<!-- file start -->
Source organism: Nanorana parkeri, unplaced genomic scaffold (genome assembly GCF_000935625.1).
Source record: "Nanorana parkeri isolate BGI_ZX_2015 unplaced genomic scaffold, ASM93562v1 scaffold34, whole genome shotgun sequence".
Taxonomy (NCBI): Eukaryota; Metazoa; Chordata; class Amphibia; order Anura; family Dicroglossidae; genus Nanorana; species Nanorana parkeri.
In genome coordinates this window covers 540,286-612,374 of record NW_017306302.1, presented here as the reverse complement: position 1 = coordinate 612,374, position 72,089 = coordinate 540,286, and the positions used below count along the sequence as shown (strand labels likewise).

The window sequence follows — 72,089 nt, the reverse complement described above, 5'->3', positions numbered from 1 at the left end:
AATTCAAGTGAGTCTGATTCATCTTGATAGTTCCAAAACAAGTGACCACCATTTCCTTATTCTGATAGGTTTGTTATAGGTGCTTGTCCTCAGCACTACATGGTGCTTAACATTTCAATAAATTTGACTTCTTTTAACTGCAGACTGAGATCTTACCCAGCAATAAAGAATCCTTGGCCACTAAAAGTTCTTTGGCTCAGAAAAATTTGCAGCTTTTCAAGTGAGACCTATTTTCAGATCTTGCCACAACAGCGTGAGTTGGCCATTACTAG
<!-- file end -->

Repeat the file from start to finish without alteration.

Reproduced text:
Source organism: Nanorana parkeri, unplaced genomic scaffold (genome assembly GCF_000935625.1).
Source record: "Nanorana parkeri isolate BGI_ZX_2015 unplaced genomic scaffold, ASM93562v1 scaffold34, whole genome shotgun sequence".
Taxonomy (NCBI): Eukaryota; Metazoa; Chordata; class Amphibia; order Anura; family Dicroglossidae; genus Nanorana; species Nanorana parkeri.
In genome coordinates this window covers 540,286-612,374 of record NW_017306302.1, presented here as the reverse complement: position 1 = coordinate 612,374, position 72,089 = coordinate 540,286, and the positions used below count along the sequence as shown (strand labels likewise).

The window sequence follows — 72,089 nt, the reverse complement described above, 5'->3', positions numbered from 1 at the left end:
AATTCAAGTGAGTCTGATTCATCTTGATAGTTCCAAAACAAGTGACCACCATTTCCTTATTCTGATAGGTTTGTTATAGGTGCTTGTCCTCAGCACTACATGGTGCTTAACATTTCAATAAATTTGACTTCTTTTAACTGCAGACTGAGATCTTACCCAGCAATAAAGAATCCTTGGCCACTAAAAGTTCTTTGGCTCAGAAAAATTTGCAGCTTTTCAAGTGAGACCTATTTTCAGATCTTGCCACAACAGCGTGAGTTGGCCATTACTAG